Social Question

ftp901's avatar

How would you rate your skill level / knowledge in your chosen profession?

Asked by ftp901 (1300points) September 17th, 2010

Each occupation has a knowledge base or skill base. In your your chosen profession, would you say you are an expert, intermediate, or beginner….or rate yourself out of 10.

Do you know your industry inside & out (and could get any job you want) or are you barely knowledgeable (and lucky to have the job you do)?

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22 Answers

TexasDude's avatar

I’m a full time history student.

If people need to know something about history, they come to me.

I’m still no expert though, so I’d say a 6.5.

LuckyGuy's avatar

Remember that confidence question a little while ago?
I am an expert. I have the clients, the rates and the billable hours to prove it.

And enough flexibility and free time to screw around on Fluther.

Aesthetic_Mess's avatar

As I am a student I would rate myself as an 8 out of 10 student because I do pretty well in most subjects. I’m getting straight A’s, except in Geometry, but I am definitely going to change that hopefully.

ANef_is_Enuf's avatar

I think my expertise goes above and beyond 99% of the other people in my field. Honestly.

Cruiser's avatar

I am expert at what I do for a living. I give me a “9” as there are lots of people smarter than me. My job involves every aspect of my business. The critical part of my job requires a bit of chemistry to help formulate new and innovative products.

muppetish's avatar

I’m glad you asked this question because I have not been able to work this news into my posts on Fluther yet.

Yesterday, I was officially selected to be one of the newest tutors in the Writing Center of our university :) I’ll be drawing up my contract Monday and attending a full-day training session on Tuesday. I’m so excited! This is my first job ever and I hope I don’t screw things up. I’ll be working with both individual students and groups.

In order to work my job, you need to have: a fairly strong grasp of grammar, be a competent writer, know how to teach (because being a good student is not the same as being a good teacher), and one of the stressed issues was being able to work with ESL students in remedial English. I meet the criteria. I feel as though I have preparing for this position for a long time as I often lend out my editing / teaching services to friends who cover a wide spectrum of learners.

I would say I am above intermediate, but not an expert (maybe a 7.) There is still a lot about grammar I don’t know yet and I cannot fathom what kinds of questions I will typically be asked yet. I have an idea based on what I have been asked on my own, but I expect I will get asked questions I have never thought about before.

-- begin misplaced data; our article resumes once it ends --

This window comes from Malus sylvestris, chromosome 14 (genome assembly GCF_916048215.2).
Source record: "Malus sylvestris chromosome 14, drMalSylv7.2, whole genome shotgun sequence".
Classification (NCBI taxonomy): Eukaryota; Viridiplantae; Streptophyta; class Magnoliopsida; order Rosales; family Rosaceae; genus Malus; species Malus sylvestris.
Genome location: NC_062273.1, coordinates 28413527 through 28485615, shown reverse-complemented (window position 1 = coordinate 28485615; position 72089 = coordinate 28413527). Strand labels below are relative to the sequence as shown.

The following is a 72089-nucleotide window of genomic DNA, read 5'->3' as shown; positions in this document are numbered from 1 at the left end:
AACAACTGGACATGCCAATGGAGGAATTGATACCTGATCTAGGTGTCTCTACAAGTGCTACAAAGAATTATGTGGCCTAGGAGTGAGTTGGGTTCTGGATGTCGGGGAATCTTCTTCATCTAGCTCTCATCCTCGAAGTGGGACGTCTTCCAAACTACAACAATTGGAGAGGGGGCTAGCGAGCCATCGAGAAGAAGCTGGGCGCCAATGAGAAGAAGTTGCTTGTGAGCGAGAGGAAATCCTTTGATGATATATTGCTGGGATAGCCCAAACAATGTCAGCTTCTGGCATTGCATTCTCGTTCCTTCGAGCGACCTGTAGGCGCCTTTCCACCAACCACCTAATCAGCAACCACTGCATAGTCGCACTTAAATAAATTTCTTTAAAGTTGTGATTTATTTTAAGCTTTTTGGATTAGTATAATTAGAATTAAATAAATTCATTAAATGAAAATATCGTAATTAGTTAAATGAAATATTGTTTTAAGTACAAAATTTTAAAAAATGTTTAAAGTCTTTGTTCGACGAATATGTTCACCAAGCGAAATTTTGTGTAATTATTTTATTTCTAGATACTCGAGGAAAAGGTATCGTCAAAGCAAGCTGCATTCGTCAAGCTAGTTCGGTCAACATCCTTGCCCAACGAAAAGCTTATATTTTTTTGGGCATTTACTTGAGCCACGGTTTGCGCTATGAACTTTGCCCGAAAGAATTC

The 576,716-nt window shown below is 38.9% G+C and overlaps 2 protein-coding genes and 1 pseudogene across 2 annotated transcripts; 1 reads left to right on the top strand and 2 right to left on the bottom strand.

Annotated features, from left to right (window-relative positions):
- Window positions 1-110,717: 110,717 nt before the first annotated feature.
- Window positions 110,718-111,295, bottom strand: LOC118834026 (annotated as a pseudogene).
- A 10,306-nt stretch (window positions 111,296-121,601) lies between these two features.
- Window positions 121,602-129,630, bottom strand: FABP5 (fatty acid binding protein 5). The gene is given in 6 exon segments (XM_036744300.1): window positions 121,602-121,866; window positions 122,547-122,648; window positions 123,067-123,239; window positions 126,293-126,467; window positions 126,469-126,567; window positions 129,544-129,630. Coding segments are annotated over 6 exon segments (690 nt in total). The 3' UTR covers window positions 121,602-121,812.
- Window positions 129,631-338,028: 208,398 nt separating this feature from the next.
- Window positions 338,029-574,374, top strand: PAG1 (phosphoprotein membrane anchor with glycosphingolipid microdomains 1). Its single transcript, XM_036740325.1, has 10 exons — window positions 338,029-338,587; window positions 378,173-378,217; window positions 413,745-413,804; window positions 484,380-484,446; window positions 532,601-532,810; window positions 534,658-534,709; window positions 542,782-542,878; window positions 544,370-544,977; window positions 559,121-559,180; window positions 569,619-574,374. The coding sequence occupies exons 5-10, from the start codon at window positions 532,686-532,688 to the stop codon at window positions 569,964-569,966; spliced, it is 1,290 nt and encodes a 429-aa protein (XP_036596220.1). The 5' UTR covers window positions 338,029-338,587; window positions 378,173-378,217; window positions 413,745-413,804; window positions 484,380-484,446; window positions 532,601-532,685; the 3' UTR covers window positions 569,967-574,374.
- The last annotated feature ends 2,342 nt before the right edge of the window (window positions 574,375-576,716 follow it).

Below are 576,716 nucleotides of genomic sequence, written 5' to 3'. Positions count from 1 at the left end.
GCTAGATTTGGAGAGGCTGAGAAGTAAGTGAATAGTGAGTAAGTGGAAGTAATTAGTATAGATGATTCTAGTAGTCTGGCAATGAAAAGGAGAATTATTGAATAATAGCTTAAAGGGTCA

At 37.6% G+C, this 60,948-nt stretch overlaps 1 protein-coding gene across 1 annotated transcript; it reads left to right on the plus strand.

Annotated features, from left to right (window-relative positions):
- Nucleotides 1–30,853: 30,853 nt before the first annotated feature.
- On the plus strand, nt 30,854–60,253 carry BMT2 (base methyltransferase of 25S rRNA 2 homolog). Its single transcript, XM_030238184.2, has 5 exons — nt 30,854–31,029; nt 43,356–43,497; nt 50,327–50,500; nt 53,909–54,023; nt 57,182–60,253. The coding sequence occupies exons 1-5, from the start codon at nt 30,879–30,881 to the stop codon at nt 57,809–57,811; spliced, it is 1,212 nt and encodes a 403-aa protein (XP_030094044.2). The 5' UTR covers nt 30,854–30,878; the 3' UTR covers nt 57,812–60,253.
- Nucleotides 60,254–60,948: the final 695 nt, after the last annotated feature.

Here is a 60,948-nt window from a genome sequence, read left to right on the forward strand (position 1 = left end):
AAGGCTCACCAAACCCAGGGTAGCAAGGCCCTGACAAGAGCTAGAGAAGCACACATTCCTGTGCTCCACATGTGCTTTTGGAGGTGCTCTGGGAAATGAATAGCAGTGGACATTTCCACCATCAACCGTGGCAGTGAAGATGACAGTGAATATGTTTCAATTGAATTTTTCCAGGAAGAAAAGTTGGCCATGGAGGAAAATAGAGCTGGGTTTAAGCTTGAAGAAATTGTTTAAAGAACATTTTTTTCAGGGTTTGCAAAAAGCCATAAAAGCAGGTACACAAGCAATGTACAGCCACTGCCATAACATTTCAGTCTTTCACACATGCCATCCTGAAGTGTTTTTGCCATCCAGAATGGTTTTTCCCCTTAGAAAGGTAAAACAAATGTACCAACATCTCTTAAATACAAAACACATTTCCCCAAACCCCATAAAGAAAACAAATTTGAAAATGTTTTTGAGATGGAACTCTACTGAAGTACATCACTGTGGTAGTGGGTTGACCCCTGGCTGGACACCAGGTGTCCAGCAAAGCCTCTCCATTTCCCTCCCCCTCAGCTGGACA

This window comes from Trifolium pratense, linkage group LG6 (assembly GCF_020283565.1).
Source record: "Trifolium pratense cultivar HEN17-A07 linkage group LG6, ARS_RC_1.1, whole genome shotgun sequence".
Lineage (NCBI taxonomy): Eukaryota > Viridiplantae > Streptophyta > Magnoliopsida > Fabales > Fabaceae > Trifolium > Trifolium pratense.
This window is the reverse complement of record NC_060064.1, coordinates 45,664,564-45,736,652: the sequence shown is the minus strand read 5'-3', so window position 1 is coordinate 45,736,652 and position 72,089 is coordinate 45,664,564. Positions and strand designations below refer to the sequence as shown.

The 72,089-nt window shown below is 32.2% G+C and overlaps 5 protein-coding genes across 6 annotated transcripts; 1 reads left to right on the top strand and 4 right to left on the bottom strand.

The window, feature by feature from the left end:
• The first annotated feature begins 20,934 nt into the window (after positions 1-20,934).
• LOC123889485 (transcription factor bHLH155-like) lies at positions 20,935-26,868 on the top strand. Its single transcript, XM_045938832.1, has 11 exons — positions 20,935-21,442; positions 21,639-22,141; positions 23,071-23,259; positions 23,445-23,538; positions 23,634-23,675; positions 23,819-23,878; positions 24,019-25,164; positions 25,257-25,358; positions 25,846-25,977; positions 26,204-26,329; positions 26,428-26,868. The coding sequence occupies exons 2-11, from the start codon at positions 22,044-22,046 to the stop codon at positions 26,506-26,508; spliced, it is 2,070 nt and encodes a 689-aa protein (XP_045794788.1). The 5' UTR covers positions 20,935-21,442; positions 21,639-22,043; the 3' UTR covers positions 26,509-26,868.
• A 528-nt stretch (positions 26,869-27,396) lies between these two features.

gailcalled's avatar

@muppetish: Congratulations. Your answer is a good example of good writing skills. (One typo ; lean?)

Cruiser's avatar

Congrats @muppetish that is very commendable!

wundayatta's avatar

I got my job an unconventional way, so even though I’m probably very good at it (that’s what my boss says), I don’t know if other employers would think the same thing. Besides, I’m not so interested in it any more.

muppetish's avatar

@TheOnlyNeffie, @gailcalled, @Cruiser Many thanks to each of you :) Thank goodness the edit button was still there. It should be typo-free now.

lucillelucillelucille's avatar

I have been doing art work and working as an artist for years.There is always something new to learn and that is exactly what appeals to me
.Am I good at what I do? Damned straight,I am ;)
Congratulations @Muppetish):

downtide's avatar

I’m an expert in my current field, which is very narrow, and specific to the company that I work for.

Seaofclouds's avatar

I’m not quite an expert and honestly don’t think I’ll ever be one because things are always changing in the medical field. There are alway new medications to learn about and be aware of. I am very good at my technical skills and teaching my patients. I know a lot about nursing and have worked in a few different settings.

aprilsimnel's avatar

In the actual nuts and bolts of writing a screenplay, I’m rather good, especially with dialogue. I can also write comedic sketches and dramatic episode scripts very well. I can direct and get the performances I want out of people. I can put a production together and can find and assess talent, so I’d say I’m pretty good with certain types of producing.

As far as asking “important” people for money to do a project, or asking someone with the power to do so to look at my script, or hobnobbing and networking, I could use lots more skills. I would also like to better my ability to take rejection less personally, and I would like to stop equating “asking” with “pestering people/pissing people off”.

YARNLADY's avatar

Homemaker – excellent.

zzc's avatar

I’m an old nurse. Got my RN 33 years ago. I’m not as fast on the computer, as newer nurses, or have as much endurance, but I have gotten the highest compliment, in my opinion, one nurse can give another, ” I want you to be the nurse for me and mine.”

Seaofclouds's avatar

@zzc I totally agree with you about the highest compliment that one nurse can give another. There are so many nurses I wouldn’t want to take care of my family or me. I have had several people tell me they would want me to be their nurse and I have about a handful of other nurses I would trust enough to take care of my family or me.

Rhodentette's avatar

I’m among the top 10 in my country. Which, ironically, doesn’t make it easier to get jobs because people always want to hire someone to do it for cheaper. But it does mean that I get to have a good go at some of the more prestigious projects around.

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